The foundations of a quality system have been adopted by all parties to the International Conference on Harmonization (ICH)
through ICH Q8 Pharmaceutical Development, Q9 Quality Risk Management, and Q10 Pharmaceutical Quality System (1–3). Several related initiatives have begun to encourage increased use of scientific- and risk-based approaches in postapproval
change management. The development of a robust design space, for example, in accordance with ICH Q8, can reduce the number
of critical parameters an applicant needs to submit in its marketing authorization application. The US Food and Drug Administration
continues to encourage the use of comparability protocols as a mechanism to gain alignment up front on the reporting category
and supporting data required for a change. FDA also has announced that it plans to update the postapproval changes guidance
to allow for reduced reporting on low-risk changes. And the European Union is in the process of revising its Variations Regulations
to incorporate risk-based approaches. Using process analytical technology (PAT) concepts overall can obviate the need for
some release testing, thereby also providing flexibility in approach.
(Noel Hendrickson/getty images)
Another tool that is being actively discussed in the US is the Regulatory Agreement, which has come to be known as the CMC
Postapproval Management Plan or PMP. A CMC (chemistry, manufacturing, and control)-based PMP would clearly delineate postapproval
commitments in a QbD environment. A PMP differentiates changes (e.g., critical process parameters) that should be reviewed
by regulatory authorities from those changes (e.g., operational parameters) that are managed by the manufacturer's internal
quality systems. A PMP also defines reporting categories and supporting data required for future changes based on risk assessment
and scientific knowledge presented in a regulatory submission.
Once approved, a PMP could serve as a source of mutual understanding between applicant, reviewer, and inspector of postapproval
commitments and requirements for reporting future changes. Because a PMP can help to reduce hurdles to continuous improvement
in pharmaceutical manufacturing, it may thereby open the door to reduced costs, increased efficiency, and improved safety.
This article describes the structure, format, and content of a PMP and its application within the FDA and ICH framework.
By demonstrating to the regulatory authority that the applicant understands its process thoroughly by using QbD principles,
a scientific rationale that includes change protocols and associated acceptance criteria for future manufacturing changes
can be proposed to the regulatory agency. Using risk management principles, the applicant can propose reduced reporting for
certain parameter changes on the basis of the parameter changes' impact on critical quality attributes and the applicant's
knowledge of those attributes' interaction with other parameters. The regulatory authority will assess the PMP with the application
against its own principles of risk management. The agency's approval of the overall package will confirm its agreement that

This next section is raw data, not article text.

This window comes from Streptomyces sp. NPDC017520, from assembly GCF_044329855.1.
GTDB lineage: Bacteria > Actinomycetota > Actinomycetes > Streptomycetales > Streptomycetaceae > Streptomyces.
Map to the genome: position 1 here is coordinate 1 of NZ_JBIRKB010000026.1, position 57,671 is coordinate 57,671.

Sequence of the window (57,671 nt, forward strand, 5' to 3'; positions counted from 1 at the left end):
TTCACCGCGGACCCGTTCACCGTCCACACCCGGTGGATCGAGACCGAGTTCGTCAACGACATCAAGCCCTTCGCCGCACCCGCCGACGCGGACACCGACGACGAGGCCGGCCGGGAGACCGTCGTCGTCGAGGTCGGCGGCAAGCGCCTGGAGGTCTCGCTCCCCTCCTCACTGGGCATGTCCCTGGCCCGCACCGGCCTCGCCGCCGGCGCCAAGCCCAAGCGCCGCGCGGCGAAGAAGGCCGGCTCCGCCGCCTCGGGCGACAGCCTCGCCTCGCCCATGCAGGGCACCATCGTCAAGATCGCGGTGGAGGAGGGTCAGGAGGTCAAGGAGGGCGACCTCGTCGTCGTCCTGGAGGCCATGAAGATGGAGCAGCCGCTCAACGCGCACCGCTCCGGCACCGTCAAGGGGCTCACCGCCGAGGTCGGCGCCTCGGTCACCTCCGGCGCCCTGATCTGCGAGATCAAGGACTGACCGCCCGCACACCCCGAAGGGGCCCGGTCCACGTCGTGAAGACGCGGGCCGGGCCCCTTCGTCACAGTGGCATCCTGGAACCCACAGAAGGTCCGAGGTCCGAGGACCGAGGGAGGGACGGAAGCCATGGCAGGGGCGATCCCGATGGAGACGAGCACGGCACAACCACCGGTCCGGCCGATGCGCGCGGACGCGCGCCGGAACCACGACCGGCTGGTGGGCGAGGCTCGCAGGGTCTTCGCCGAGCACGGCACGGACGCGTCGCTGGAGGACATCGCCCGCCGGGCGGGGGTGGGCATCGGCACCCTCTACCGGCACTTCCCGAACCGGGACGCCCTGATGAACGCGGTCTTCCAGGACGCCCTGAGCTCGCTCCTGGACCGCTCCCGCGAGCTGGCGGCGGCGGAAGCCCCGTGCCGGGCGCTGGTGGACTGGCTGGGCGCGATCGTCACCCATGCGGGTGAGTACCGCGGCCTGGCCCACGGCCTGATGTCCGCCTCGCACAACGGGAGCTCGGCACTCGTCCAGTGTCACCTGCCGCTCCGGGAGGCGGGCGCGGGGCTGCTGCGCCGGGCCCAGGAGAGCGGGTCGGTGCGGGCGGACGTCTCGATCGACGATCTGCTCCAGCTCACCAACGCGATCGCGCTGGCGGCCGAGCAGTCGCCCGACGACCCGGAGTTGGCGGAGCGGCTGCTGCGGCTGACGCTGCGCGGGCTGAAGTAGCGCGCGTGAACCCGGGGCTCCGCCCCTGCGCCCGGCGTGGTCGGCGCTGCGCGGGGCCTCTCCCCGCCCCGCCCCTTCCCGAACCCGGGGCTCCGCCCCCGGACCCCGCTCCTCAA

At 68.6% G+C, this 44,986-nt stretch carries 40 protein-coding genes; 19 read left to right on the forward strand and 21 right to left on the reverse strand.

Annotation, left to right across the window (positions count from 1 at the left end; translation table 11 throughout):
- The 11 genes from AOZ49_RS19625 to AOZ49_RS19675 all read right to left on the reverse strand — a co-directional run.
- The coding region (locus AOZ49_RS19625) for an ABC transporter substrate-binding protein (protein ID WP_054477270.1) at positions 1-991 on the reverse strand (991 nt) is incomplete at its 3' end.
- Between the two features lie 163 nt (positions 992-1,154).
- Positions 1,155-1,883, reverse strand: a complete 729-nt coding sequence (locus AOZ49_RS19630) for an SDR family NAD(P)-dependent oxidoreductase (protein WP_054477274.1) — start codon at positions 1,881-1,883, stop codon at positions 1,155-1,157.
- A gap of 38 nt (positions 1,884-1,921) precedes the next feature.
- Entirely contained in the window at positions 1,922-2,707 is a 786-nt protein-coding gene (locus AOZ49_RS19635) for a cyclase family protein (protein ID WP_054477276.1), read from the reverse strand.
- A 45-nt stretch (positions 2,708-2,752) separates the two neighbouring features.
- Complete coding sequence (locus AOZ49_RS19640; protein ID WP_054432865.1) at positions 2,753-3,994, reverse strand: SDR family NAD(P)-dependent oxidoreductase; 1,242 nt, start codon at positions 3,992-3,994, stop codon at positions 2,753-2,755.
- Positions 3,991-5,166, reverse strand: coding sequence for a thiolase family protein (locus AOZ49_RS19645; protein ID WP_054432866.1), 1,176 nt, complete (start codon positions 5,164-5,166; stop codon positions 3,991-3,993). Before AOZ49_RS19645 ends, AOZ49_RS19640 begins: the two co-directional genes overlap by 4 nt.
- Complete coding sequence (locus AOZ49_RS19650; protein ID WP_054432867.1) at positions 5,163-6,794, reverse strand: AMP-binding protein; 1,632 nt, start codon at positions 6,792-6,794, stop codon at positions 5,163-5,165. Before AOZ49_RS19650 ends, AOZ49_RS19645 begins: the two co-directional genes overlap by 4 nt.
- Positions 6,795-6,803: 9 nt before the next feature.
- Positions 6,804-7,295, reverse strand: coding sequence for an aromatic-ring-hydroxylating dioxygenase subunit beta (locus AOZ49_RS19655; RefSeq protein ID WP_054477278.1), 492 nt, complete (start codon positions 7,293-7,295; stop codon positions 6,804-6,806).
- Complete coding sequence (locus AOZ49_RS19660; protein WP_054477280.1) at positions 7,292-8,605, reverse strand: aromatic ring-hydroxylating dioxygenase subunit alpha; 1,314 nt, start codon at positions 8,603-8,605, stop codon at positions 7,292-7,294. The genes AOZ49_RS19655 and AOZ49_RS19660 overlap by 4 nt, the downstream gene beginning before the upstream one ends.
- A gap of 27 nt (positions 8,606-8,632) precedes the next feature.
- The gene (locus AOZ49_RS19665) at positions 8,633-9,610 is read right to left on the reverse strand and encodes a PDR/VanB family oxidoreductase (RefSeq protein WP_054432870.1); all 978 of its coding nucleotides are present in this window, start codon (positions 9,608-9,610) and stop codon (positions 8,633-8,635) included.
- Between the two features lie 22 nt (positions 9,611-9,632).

the appropriate balance of science and risk has been applied to the management of postapproval change for the specific application.
FDA has spoken of plans for a pilot program for CMC-based PMPs for use with new applications or existing marketed product
There are several formatting options for the PMP. One suggestion is to base the PMP on the Common Technical Document. This
option would be familiar for applicants and regulators (see Table I). The PMP could be applied to both drug product and drug
substance (e.g., active pharmaceutical ingredient, or API). The PMP can also help clarify the terminology to be used by the
applicant and the regulator. Clearly defined regulatory expectations in the PMP will simplify planning for approval timelines
and significantly reduce the cost of change implementation in manufacturing or the need to "manage flavors" (i.e., control
release of the drug product to the intended market based on when their health authority approves the supplement or amendment).
throughout the supply chain. A PMP also would allow quality and technical support personnel to focus on scientific rationale
and evaluation of proposed process changes.
Table I: Sample postapproval management plan table of contents for drug substance X (based on a Common Technical Documents
chemistry, manufacturing, and control regulatory commitments).
A PMP could be applied, for example, to process parameters for a drug product. In the United States, widening a proven acceptable
range for a critical process parameter requires a manufacturer to submit a prior-approval supplement to FDA. The applicant
could propose in the PMP the testing and acceptance criteria, based on product knowledge, by which they would demonstrate
that the widened range did not negatively affect the product downstream. The applicant could request that this future change,
when needed, be submitted as a CBE-30 (see Table II). For example, as shown in Table II, the proven acceptable range for
Water Activity is not more than 0.27. If the manufacturer wanted to increase the upper limit to 0.5, they would look to the
PMP where it would describe what data would be required and what criteria must be met to expand that range (e.g. no new peaks
in drug product related substances and meets final specifications).
Table II: Sample drug product process control section of the postapproval management plan (Common Technical Document Section
3.2.P.3.4—Controls of critical steps and intermediates).
The following sections provide examples of how a PMP may be implemented.